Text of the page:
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Experiences of women with advanced cervical cancer before starting the treatment: Systematic review of qualitative studies
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  • Bruna Reis,
  • Cristiane Nogueira,
  • Aerica Meneses,
  • Bruna Mellado,
  • Francisco Candido dos Reis
Bruna Reis
University of Sao Paulo Faculty of Medicine of Ribeirao Preto
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Cristiane Nogueira
University of Sao Paulo Faculty of Medicine of Ribeirao Preto
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Aerica Meneses
University of Sao Paulo Faculty of Medicine of Ribeirao Preto
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Bruna Mellado
Federal University of Uberlandia
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Francisco Candido dos Reis
University of Sao Paulo Faculty of Medicine of Ribeirao Preto

Corresponding Author:[email protected]

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Abstract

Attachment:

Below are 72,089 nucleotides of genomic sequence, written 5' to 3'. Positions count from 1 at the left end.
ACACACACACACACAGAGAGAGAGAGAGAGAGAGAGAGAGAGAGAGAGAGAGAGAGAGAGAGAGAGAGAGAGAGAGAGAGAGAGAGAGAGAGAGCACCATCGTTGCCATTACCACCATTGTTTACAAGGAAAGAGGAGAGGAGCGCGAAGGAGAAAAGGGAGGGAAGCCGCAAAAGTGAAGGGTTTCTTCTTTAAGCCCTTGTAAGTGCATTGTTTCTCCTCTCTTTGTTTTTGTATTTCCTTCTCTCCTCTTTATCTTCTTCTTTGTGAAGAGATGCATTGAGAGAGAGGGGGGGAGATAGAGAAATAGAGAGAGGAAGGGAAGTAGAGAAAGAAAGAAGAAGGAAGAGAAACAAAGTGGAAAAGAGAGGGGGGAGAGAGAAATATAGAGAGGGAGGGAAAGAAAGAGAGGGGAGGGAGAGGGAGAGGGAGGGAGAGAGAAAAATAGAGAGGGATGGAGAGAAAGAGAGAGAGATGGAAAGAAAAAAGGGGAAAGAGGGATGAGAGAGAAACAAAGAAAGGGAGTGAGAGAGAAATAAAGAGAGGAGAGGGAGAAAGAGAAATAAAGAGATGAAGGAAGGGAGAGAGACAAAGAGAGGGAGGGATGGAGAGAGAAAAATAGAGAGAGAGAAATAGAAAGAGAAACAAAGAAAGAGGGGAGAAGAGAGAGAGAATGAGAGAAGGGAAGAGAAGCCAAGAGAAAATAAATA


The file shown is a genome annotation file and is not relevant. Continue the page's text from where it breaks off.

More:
Background. Advanced stage and high mortality are characteristics of cervical cancer in developing countries. The comprehension of the diagnosis itinerary is one of the main strategies to control the disease impact. Objectives. We aimed to identify reasons for the delay in the diagnosis of symptomatic cervical cancer according to the patient’s perspectives reported in qualitative studies. Search Strategy. We searched in four databases (PubMed, Embase, CINAHL, and Web of Science) until April 2020. In August 2021, we screened the papers’ references for more articles. Selection Criteria. We included qualitative studies of women with advanced cervical cancer that explored their experiences before treatment. We excluded unoriginal studies, non-qualitative and duplicated studies. Language criteria or time limits were not applied. Data Collection and Analysis. We selected 39 articles for a full reading. We included fifteen and excluded twenty-four papers. Furthermore, we choose the Consolidated Criteria for Reporting Qualitative Research (COREQ) for quality assessment. BSR codified the papers included. She chose The Model of Pathways to Treatment to guide the codifying process. Main Results. The studies reported between 11-27 of the 32 COREQ-checklist items. Four main themes emerged from the synthesis: 1) Health seeking motivators; 2) Obstacles to seek medical care; 3) Diagnosis delay; 4) Coping with the disease. These themes were derived from a combination of patient personal knowledge and beliefs, social relationships, socioeconomic status, and characteristics of the healthcare system. Conclusions. Individual behavior, social factors, and health care organization contribute to the delay in diagnosing advanced cervical cancer.